Frame Rate 79
Topic: Microsoft doubling down on video and music for Xbox, Wii U at E3, Smart Glass, Simple.TV kickstarter, and more
Recorded: June 5, 2012
Published: June 5, 2012
Frame Rate 79:
The Big Story
- Microsoft Doubling Down on Video and Music for the Xbox
- Xbox throws down gauntlet to Apple TV (and Wii U) at E3
- The Xbox 360, Now A True Cable Box Killer
- Microsoft unveils Smart Glass, a multiscreen entertainment platform
Another Big Story
Yet Another Big Story
- Amazon-Owned LOVEFiLM, The Netflix Of Europe, Signs Streaming Deal With NBCUniversal
- Aereo goes to court
- 4K TV already being trialed by one UK broadcaster
- Netflix dethrones iTunes as king of online movie business
- Netflix Rolls Out Its Own CDN: Open Connect
- Netflix 2.2 for iOS brings new player interface, easy access to options
- Simple.TV Targets Cord Cutters With A Kickstarter Campaign
- Infinitec returns with Android 4.0-based HDMI dongle, Kickstarts the Pocket TV
- aTV Flash (black) version 1.6 for Apple TV will serve subtitles and more to your couch
- George Lucas, planning retirement, picks Lucasfilm co-chair
- Mark Malkoff's Netflix Challenge
- List of Malkoff's films
What We're Watching
- Brian Brushwood: The Scam School Book, The Legend of Korra, Game of Thrones
- Tom Merritt: Snow White and the Huntsman, Game of Thrones, Mad Men
Below is an audio question for Brian about channel numbers.
Hi Tom and Brian, on episode 78 a listener/viewer of the show emailed about suggestions for an internet set top box and where to find comparisons on the many different models. To help out with this problem, about a year ago, your friend Veronica Belmont started a Google doc, that was left open for users to add to and edit the ever changing field of such devices. Hope this helps!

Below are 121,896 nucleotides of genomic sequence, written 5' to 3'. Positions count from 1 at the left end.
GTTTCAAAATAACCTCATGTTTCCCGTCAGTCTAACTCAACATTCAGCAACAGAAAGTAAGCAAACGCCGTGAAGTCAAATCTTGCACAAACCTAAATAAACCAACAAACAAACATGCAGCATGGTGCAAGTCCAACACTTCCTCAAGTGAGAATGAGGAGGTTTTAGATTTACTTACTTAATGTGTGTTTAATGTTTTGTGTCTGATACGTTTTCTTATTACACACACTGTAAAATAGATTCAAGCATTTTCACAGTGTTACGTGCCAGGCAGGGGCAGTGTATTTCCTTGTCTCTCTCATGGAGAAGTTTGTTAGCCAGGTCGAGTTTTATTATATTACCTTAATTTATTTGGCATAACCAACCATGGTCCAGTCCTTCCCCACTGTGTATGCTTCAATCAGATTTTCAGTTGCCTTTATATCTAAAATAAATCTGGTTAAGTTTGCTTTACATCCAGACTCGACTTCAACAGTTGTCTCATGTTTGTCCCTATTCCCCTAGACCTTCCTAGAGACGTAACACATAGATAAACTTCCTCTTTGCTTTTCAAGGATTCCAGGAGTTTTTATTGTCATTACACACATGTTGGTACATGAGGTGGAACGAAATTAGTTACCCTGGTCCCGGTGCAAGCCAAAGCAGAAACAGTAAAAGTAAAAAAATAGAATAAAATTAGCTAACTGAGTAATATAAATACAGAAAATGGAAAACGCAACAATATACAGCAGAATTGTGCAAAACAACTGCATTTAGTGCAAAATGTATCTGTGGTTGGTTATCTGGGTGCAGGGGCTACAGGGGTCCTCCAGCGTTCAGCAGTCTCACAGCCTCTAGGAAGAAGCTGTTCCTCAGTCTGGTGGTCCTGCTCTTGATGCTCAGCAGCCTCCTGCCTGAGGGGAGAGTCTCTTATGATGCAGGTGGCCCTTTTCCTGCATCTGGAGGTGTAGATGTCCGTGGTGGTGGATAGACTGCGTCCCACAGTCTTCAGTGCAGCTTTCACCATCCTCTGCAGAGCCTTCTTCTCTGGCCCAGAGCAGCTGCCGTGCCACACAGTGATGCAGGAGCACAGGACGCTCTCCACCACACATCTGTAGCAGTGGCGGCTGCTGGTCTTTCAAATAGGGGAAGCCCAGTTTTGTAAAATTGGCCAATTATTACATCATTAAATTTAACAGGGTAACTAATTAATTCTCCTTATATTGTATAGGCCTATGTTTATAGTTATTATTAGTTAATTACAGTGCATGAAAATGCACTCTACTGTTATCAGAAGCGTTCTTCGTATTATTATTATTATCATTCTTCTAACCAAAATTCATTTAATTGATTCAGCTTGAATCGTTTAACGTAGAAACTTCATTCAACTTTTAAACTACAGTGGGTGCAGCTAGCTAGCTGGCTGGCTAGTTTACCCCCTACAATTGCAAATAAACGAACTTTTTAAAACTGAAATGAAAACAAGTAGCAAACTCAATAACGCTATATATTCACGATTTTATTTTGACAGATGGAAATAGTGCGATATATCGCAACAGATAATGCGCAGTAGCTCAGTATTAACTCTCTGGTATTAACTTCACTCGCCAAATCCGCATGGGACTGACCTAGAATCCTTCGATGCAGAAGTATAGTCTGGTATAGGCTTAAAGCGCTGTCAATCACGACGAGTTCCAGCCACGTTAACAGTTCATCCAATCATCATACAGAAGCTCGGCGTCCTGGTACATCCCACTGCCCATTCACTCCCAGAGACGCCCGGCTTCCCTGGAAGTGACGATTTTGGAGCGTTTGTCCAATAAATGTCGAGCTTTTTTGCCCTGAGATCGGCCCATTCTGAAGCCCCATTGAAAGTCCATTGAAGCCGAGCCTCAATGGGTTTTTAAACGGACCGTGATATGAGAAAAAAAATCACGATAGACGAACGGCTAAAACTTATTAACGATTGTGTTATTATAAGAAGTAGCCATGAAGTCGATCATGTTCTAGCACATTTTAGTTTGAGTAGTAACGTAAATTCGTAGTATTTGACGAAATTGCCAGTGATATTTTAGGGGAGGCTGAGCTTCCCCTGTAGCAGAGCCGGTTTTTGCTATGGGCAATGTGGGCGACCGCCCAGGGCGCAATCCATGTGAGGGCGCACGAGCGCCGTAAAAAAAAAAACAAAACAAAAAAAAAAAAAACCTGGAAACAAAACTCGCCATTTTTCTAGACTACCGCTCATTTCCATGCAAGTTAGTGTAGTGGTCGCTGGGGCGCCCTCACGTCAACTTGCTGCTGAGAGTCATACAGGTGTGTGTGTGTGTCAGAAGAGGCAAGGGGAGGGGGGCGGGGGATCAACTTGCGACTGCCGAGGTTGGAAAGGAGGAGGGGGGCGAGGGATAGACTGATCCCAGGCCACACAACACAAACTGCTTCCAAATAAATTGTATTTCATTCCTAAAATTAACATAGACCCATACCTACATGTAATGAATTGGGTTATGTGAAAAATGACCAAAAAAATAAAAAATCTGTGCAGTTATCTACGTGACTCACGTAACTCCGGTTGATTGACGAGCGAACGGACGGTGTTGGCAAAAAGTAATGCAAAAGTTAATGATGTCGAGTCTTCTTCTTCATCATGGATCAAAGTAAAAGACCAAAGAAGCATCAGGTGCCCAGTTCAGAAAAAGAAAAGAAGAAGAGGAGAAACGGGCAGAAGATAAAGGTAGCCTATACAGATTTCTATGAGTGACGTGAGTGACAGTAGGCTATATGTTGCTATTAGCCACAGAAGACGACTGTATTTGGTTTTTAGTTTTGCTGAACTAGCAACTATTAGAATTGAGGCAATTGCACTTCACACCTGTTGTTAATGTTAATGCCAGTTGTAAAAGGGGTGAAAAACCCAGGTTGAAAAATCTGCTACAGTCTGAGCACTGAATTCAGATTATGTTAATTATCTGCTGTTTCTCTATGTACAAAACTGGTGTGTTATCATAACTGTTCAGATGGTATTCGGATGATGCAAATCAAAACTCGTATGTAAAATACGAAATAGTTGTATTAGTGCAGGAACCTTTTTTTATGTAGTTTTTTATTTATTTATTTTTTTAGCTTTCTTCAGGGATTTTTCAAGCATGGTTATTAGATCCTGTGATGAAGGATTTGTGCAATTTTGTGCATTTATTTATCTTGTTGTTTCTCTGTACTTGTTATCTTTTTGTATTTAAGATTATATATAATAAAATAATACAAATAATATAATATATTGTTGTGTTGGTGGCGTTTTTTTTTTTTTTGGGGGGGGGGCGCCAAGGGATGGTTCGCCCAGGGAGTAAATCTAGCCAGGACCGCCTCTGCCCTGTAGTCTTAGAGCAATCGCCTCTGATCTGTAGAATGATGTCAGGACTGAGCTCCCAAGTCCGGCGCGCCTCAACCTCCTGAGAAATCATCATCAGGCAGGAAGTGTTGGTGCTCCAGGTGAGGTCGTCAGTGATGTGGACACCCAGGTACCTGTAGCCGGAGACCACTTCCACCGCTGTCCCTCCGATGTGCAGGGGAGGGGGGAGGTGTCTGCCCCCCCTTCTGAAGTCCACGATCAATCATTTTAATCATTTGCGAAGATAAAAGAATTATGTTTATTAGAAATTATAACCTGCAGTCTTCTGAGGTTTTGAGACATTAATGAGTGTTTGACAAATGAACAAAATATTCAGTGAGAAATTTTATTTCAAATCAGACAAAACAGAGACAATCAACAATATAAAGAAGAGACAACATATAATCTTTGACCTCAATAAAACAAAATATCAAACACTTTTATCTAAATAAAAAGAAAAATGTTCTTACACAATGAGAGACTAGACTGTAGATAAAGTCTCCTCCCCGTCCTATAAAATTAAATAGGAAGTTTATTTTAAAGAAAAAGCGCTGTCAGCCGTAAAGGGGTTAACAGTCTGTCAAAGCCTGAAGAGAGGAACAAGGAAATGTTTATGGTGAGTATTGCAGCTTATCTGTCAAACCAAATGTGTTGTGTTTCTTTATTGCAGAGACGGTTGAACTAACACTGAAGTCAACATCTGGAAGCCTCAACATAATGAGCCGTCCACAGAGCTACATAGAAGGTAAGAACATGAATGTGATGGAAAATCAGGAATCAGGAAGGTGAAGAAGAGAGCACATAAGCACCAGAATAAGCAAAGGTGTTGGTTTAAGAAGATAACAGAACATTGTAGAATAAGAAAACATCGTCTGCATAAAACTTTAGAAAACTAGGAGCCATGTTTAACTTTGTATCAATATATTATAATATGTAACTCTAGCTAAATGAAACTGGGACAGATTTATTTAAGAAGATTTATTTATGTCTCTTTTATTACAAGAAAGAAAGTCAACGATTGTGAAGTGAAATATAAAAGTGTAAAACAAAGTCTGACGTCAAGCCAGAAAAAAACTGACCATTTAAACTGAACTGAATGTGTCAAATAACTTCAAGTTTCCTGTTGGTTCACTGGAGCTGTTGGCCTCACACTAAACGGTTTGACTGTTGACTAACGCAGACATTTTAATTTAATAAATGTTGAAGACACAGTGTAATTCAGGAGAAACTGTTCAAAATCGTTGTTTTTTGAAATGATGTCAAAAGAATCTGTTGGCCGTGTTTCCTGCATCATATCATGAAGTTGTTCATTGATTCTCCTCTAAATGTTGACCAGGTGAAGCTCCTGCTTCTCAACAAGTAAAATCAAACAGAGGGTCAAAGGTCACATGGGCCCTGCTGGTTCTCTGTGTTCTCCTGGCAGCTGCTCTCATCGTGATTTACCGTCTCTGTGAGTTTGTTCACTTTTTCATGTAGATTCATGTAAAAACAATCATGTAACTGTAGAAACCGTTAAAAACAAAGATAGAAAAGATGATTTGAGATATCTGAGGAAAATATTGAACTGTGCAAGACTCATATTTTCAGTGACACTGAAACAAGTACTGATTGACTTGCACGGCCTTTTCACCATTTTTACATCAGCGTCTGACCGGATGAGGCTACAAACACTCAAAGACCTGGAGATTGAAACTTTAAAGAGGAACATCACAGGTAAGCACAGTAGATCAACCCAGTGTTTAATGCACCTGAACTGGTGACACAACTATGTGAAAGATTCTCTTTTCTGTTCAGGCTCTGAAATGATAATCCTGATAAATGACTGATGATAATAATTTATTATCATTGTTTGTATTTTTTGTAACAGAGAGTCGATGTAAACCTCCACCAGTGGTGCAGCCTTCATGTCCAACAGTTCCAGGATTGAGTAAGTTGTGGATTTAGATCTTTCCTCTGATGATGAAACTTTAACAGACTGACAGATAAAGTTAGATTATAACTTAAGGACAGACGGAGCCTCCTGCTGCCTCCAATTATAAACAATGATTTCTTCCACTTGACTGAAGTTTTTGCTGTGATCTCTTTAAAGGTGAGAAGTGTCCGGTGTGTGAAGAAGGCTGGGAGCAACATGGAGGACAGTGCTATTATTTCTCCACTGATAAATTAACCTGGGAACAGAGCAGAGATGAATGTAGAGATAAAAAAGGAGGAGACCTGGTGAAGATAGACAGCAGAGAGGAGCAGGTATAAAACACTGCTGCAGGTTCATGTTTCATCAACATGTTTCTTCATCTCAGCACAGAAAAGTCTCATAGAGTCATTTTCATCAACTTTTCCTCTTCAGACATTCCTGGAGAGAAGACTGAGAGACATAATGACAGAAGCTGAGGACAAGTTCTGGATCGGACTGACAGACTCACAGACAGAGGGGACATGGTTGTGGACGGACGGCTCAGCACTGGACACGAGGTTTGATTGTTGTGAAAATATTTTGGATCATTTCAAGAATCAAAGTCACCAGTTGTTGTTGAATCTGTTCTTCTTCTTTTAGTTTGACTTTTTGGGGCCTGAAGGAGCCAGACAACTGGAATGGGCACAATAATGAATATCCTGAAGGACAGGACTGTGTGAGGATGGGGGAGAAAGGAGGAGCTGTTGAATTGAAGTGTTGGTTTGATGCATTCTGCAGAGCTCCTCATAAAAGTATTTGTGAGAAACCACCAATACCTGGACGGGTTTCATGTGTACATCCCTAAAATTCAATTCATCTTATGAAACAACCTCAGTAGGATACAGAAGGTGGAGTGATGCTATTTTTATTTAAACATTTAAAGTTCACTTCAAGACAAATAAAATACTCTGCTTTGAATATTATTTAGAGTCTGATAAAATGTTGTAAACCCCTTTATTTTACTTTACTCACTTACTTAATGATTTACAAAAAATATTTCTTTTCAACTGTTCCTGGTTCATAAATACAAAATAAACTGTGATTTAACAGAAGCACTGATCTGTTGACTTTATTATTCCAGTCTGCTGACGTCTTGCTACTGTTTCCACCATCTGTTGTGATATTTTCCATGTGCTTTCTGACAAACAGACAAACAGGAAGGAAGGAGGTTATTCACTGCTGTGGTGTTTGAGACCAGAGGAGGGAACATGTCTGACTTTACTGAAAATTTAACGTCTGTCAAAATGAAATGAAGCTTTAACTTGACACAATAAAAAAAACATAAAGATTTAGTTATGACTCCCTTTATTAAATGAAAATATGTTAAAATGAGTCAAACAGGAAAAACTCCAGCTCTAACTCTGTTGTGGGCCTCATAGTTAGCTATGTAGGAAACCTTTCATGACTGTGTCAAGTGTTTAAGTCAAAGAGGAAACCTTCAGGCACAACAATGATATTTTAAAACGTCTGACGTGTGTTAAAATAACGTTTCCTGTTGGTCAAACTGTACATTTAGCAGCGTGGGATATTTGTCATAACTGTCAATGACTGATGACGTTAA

Luke from Charlotte, NC
Just responding to the email from the guy who was denied internet from AT&T. I'm sure you got millions of mails that give a more technical (accurate) explanation, but here goes:
This exact thing happened to a friend of mine who moved to a small town and wanted to get DSL. Here in South-Africa we only have DSL (no cable) internet and worse, only one DSL provider. While we have many ISP choices, the wires are controlled by the national telecoms company.
To get to your confusion, the exchange boxes outside each neighborhood that connects the homes to the larger DSL network can only handle a finite amount of connections. In many cases, this number is lower than the number of consumers in the area. It is thus perfectly possible that your neighbor can have service, but he occupies one of all the used connections and that there is no more connections left for you.
The only options are waiting for the provider to upgrade the hardware on the exchange (and sometimes they are unwilling to do this for just one user) or wait until someone drops their service and a connection opens up.
Hope this clears it up!
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